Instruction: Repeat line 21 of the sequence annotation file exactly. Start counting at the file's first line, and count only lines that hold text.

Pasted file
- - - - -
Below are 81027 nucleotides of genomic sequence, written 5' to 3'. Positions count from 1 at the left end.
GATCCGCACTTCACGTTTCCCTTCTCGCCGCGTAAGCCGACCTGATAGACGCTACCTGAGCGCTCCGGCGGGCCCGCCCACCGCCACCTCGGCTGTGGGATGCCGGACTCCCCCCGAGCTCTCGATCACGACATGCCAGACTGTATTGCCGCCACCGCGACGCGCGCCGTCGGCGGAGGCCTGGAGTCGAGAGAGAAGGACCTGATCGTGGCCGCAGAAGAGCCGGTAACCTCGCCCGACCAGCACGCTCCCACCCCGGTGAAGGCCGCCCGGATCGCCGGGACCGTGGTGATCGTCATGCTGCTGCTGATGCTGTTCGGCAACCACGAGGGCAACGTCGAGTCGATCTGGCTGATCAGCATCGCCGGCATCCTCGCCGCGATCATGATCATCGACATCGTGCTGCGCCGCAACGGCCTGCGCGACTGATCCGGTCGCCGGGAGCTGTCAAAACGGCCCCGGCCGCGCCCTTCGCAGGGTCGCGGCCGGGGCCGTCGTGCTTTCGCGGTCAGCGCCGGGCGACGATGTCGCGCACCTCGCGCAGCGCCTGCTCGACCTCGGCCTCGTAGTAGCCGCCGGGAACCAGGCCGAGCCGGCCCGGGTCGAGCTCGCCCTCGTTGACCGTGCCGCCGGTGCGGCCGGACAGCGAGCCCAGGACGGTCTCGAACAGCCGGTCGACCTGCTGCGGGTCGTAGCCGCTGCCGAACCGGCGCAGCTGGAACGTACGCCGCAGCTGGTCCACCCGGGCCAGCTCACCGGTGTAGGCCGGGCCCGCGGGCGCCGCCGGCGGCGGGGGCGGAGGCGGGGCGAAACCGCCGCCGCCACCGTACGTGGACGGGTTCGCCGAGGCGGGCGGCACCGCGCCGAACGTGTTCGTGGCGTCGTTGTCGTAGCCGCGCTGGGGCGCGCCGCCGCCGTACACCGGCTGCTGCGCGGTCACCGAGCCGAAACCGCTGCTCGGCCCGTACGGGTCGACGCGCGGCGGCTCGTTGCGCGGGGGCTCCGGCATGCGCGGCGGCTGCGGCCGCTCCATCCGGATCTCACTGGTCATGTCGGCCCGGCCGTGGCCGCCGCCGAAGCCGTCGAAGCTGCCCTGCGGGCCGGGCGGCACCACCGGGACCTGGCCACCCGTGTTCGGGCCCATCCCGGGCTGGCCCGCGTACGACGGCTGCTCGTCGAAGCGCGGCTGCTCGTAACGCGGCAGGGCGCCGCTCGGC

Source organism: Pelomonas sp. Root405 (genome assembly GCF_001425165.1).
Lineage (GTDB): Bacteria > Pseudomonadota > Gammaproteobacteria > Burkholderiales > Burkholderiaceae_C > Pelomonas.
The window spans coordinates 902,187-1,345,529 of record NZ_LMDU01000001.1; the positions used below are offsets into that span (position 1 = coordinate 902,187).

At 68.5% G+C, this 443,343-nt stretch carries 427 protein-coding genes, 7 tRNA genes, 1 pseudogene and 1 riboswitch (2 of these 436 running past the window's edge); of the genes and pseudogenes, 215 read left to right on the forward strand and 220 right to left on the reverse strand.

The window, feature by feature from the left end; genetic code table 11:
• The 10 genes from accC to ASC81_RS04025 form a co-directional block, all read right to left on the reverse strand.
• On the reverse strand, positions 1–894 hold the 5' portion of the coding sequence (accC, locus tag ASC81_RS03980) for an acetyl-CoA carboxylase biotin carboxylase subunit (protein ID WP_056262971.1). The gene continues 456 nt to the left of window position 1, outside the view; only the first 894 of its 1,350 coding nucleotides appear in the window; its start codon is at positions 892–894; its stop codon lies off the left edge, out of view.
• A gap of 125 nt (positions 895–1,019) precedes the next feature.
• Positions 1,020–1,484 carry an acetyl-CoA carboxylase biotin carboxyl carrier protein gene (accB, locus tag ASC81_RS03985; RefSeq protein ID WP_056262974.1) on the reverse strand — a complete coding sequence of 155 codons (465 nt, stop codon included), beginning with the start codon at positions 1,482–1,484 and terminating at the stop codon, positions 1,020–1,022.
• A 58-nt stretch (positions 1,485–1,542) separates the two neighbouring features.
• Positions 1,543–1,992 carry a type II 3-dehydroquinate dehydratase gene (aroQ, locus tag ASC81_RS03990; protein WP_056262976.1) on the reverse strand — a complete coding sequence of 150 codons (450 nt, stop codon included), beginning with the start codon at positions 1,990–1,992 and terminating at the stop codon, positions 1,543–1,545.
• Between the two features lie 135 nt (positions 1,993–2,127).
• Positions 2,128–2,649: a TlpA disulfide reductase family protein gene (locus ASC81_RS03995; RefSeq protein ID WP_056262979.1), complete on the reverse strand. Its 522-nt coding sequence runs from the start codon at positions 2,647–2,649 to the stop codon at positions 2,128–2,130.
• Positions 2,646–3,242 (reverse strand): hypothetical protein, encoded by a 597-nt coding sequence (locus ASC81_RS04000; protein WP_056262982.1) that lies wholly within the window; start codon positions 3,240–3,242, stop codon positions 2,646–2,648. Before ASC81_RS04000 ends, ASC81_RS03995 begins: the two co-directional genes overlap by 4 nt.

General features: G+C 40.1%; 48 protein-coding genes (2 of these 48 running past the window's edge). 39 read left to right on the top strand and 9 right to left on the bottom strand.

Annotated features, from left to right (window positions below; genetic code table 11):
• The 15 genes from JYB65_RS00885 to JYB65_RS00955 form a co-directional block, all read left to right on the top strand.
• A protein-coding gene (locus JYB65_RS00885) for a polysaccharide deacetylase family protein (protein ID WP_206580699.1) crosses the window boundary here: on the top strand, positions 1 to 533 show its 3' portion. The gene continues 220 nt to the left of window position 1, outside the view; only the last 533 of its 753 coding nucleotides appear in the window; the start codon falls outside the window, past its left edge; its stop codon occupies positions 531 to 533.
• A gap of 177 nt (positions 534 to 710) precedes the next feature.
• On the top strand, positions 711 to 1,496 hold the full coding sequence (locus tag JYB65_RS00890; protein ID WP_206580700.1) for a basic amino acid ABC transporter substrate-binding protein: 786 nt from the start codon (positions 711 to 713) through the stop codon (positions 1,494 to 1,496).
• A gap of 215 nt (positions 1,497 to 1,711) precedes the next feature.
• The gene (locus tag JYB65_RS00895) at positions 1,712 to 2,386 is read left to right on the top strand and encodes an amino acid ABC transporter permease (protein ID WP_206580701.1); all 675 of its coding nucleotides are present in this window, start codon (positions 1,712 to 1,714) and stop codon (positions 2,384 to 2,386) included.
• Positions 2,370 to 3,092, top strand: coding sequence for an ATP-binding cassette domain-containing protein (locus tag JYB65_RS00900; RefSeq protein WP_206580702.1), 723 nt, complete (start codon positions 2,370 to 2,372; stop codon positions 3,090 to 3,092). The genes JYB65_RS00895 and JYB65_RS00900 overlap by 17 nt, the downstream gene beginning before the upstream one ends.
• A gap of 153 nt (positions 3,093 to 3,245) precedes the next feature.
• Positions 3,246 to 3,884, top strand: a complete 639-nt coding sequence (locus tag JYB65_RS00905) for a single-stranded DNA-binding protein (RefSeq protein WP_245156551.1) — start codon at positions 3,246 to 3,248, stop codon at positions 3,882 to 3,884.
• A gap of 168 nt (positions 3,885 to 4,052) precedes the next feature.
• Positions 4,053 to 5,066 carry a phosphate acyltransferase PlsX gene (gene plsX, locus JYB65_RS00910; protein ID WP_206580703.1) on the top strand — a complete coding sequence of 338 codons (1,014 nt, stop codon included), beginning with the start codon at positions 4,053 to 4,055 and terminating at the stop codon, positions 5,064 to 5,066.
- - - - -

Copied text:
• A gap of 177 nt (positions 534 to 710) precedes the next feature.